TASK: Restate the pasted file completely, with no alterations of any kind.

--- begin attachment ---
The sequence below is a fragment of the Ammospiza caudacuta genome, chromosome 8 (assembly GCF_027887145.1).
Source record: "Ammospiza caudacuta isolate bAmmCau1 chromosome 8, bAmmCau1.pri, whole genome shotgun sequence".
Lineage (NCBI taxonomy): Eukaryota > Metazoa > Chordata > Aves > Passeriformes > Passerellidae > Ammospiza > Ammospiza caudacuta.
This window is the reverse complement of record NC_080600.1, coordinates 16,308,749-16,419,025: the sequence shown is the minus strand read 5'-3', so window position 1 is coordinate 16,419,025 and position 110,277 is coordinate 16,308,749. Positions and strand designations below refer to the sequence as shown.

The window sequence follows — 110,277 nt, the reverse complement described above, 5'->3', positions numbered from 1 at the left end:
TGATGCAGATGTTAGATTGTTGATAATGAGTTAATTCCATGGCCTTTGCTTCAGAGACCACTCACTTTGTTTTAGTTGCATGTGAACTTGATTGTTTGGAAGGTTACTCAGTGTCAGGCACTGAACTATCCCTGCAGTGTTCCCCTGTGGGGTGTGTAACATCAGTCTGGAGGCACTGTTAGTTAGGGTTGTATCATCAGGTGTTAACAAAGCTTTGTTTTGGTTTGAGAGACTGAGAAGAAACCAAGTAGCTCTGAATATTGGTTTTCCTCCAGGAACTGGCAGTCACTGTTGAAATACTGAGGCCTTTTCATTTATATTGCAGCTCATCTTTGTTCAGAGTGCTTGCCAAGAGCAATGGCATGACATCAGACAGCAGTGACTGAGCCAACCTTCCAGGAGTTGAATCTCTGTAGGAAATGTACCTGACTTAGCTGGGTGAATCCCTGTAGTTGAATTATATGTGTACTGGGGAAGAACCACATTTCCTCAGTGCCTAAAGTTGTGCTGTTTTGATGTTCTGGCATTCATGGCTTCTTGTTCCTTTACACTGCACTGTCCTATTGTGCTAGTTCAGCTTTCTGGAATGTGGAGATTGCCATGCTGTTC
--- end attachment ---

The sequence below is a fragment of the Ammospiza caudacuta genome, chromosome 8 (assembly GCF_027887145.1).
Source record: "Ammospiza caudacuta isolate bAmmCau1 chromosome 8, bAmmCau1.pri, whole genome shotgun sequence".
Lineage (NCBI taxonomy): Eukaryota > Metazoa > Chordata > Aves > Passeriformes > Passerellidae > Ammospiza > Ammospiza caudacuta.
This window is the reverse complement of record NC_080600.1, coordinates 16,308,749-16,419,025: the sequence shown is the minus strand read 5'-3', so window position 1 is coordinate 16,419,025 and position 110,277 is coordinate 16,308,749. Positions and strand designations below refer to the sequence as shown.

The window sequence follows — 110,277 nt, the reverse complement described above, 5'->3', positions numbered from 1 at the left end:
TGATGCAGATGTTAGATTGTTGATAATGAGTTAATTCCATGGCCTTTGCTTCAGAGACCACTCACTTTGTTTTAGTTGCATGTGAACTTGATTGTTTGGAAGGTTACTCAGTGTCAGGCACTGAACTATCCCTGCAGTGTTCCCCTGTGGGGTGTGTAACATCAGTCTGGAGGCACTGTTAGTTAGGGTTGTATCATCAGGTGTTAACAAAGCTTTGTTTTGGTTTGAGAGACTGAGAAGAAACCAAGTAGCTCTGAATATTGGTTTTCCTCCAGGAACTGGCAGTCACTGTTGAAATACTGAGGCCTTTTCATTTATATTGCAGCTCATCTTTGTTCAGAGTGCTTGCCAAGAGCAATGGCATGACATCAGACAGCAGTGACTGAGCCAACCTTCCAGGAGTTGAATCTCTGTAGGAAATGTACCTGACTTAGCTGGGTGAATCCCTGTAGTTGAATTATATGTGTACTGGGGAAGAACCACATTTCCTCAGTGCCTAAAGTTGTGCTGTTTTGATGTTCTGGCATTCATGGCTTCTTGTTCCTTTACACTGCACTGTCCTATTGTGCTAGTTCAGCTTTCTGGAATGTGGAGATTGCCATGCTGTTC